The Parliamentary Assembly of the Council of Europe this week dived in to deeply rooted discrimination and rights issues, discussing core values on which the Council had been founded in 1950. Ongoing research is tracking down the roots to text in the part of the European Convention on Human Rights that delineate, but also limits the right to liberty and security of person.
The Parliamentary Assembly Committee in a motion approved in 2022 pointed out, that the European Convention on Human Rights (ECHR) is “the only international human rights treaty to include a limitation to the right to liberty specifically on the basis of impairment, with its formulation in Article 5 (1) (e), which excludes certain groups (“socially maladjusted” individuals in the wording of the European Court of Human Rights) from the full enjoyment of the right to liberty.”
As part of the research in to this the Assembly’s Committee on Social Affairs, Health and Sustainable Development Monday held a hearing with experts to learn more and further discuss the matter. Experts presented data to the Committee’s members and were being questioned on these.
Hearing with Experts
Prof. Dr. Marius Turda, Director of the Centre for Medical Humanities, Oxford Brookes University, UK described the historical context in which the European Convention on Human Rights had been formulated. An expert on the history of eugenics, he pointed out that eugenics first appeared in the 1880s in England and since spread fast and wide and became a global phenomenon within a couple of decades.
To really understand this phenomenon, one has to understand that the main purpose of eugenics “was to ‘improve’ the genetic ‘quality’ of the human population through the control of reproduction and, at its extremes, through the elimination of those who were considered to be ‘unfit’, physically and/or mentally.”
“From the very beginning the eugenicists argued that society needed to be protected from the growing numbers of those they labelled ‘unfit’, ‘maladjusted’, ‘unsound of mind’, ‘feebleminded’, ‘dysgenic’ and ‘sub-normal’ due to their physical and mental disabilities. Theirs were eugenically marked bodies, labelled as such and stigmatised accordingly,” Prof. Turda noted.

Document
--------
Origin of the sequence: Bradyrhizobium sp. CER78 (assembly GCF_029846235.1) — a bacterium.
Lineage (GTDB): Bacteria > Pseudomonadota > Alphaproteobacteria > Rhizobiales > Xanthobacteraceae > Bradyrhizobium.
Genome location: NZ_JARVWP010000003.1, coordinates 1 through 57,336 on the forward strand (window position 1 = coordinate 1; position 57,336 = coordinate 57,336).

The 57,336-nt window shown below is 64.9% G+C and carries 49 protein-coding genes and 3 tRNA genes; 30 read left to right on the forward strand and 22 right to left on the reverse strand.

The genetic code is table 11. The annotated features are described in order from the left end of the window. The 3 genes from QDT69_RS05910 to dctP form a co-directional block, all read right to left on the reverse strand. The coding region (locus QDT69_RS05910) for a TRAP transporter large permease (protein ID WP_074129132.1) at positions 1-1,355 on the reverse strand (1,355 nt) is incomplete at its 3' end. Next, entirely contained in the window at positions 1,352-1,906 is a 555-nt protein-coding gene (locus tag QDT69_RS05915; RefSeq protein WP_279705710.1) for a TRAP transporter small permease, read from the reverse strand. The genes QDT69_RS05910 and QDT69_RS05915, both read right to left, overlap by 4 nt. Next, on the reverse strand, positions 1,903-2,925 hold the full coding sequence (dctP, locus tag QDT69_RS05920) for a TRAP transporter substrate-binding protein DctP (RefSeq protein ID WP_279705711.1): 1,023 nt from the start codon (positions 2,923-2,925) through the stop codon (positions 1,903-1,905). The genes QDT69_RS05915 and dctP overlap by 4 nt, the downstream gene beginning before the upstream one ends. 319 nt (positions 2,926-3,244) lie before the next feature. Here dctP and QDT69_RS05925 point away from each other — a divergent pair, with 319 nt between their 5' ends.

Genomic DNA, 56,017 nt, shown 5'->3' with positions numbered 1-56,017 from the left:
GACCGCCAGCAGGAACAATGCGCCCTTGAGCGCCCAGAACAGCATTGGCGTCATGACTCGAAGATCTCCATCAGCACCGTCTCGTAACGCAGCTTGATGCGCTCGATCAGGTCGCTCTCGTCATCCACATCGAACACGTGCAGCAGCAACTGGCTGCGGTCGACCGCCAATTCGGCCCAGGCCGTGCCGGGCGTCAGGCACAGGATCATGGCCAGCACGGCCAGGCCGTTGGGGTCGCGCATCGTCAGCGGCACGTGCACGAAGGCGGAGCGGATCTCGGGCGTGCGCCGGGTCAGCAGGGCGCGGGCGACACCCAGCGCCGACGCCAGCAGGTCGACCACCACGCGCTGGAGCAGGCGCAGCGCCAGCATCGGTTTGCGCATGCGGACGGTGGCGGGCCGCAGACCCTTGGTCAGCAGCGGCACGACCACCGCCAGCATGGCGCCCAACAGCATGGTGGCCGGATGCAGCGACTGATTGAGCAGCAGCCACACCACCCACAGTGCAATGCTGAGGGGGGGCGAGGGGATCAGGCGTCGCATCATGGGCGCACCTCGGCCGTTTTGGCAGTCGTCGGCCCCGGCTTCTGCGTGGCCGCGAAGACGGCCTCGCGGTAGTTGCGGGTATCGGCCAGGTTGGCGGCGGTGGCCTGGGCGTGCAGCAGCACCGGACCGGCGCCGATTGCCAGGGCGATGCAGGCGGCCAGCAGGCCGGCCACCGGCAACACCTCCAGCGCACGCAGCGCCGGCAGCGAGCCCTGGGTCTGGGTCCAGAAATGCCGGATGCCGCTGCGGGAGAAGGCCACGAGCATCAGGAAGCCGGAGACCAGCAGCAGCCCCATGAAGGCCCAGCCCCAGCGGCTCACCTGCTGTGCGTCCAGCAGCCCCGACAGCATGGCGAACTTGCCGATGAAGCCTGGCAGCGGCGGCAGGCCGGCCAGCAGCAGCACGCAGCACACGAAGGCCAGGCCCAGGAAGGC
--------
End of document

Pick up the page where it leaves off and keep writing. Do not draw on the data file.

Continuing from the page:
Eugenics obviously achieved worldwide notoriety with the exposure of concentration camps of Nazi Germany in the 1940s. The Nazi in their efforts to apply biology had carried eugenics to the extreme. Yet, eugenics did not end with the defeat of Nazi Germany. Prof. Turda pointed out that “Eugenic proposals continued to attract political and scientific support after the end of World War II.”
The term “Unsound mind” used in the European Convention on Human Rights
In fact, the very notion of ‘unsound mind’ was re-scripted into the concept of ‘maladjustment’ in the post-war years, and then applied more broadly to perpetuate the eugenic stigmatisation of various social identities.
“The link between mental disability and social unfitness remained unchallenged. To be sure, the growing influence of environmental and social factors on the development of human behaviour reoriented the language of eugenics; but its main premises, as expressed through both normalizing discourses about social efficiency as well as legal practices centred on the control of reproduction, continued in the post-war period,” Prof. Turda indicated.
Historically, the concept of ‘unsound mind’ – in all its permutations – played a significant role in shaping eugenic thinking and practice, and not only in Britain.
Prof. Turda laid out that, “it was deployed in a variety of ways to stigmatise and dehumanise individuals and also to advance discriminatory practices and marginalisation of individuals with learning disabilities. Eugenic discourses as to what constituted normal/abnormal behaviours and attitudes were centrally framed around representations of mentally ‘fit’ and ‘unfit’ individuals, and ultimately led to significant new modes of social, economic, and political disenfranchisement and the erosion of rights for women and men labelled of ‘unsound mind’.”
It is in the light of this widespread acceptance of eugenics as an integral part of the social policy for population control that one has to view the efforts of the representatives of the United Kingdom, Denmark and Sweden in the process of formulating the European Convention of Human Rights suggested and included an exemption clause, that would authorize the government’s policy to segregate and lock up “persons of unsound mind, alcoholic or drug addicts and vagrants”.
Prof. Turda concluded his presentation that “Given this eugenic background, it is therefore highly problematic continue to use this expression in the Convention on Human Rights.” And he added, “It is important that we pay attention to the words we use because language itself is used to maintain discrimination. For decades now this eugenic descriptor has remained unmarked and unquestioned. The time has come for a new look at this entire problem, and to confront the lingering adherence to eugenics after World War II.”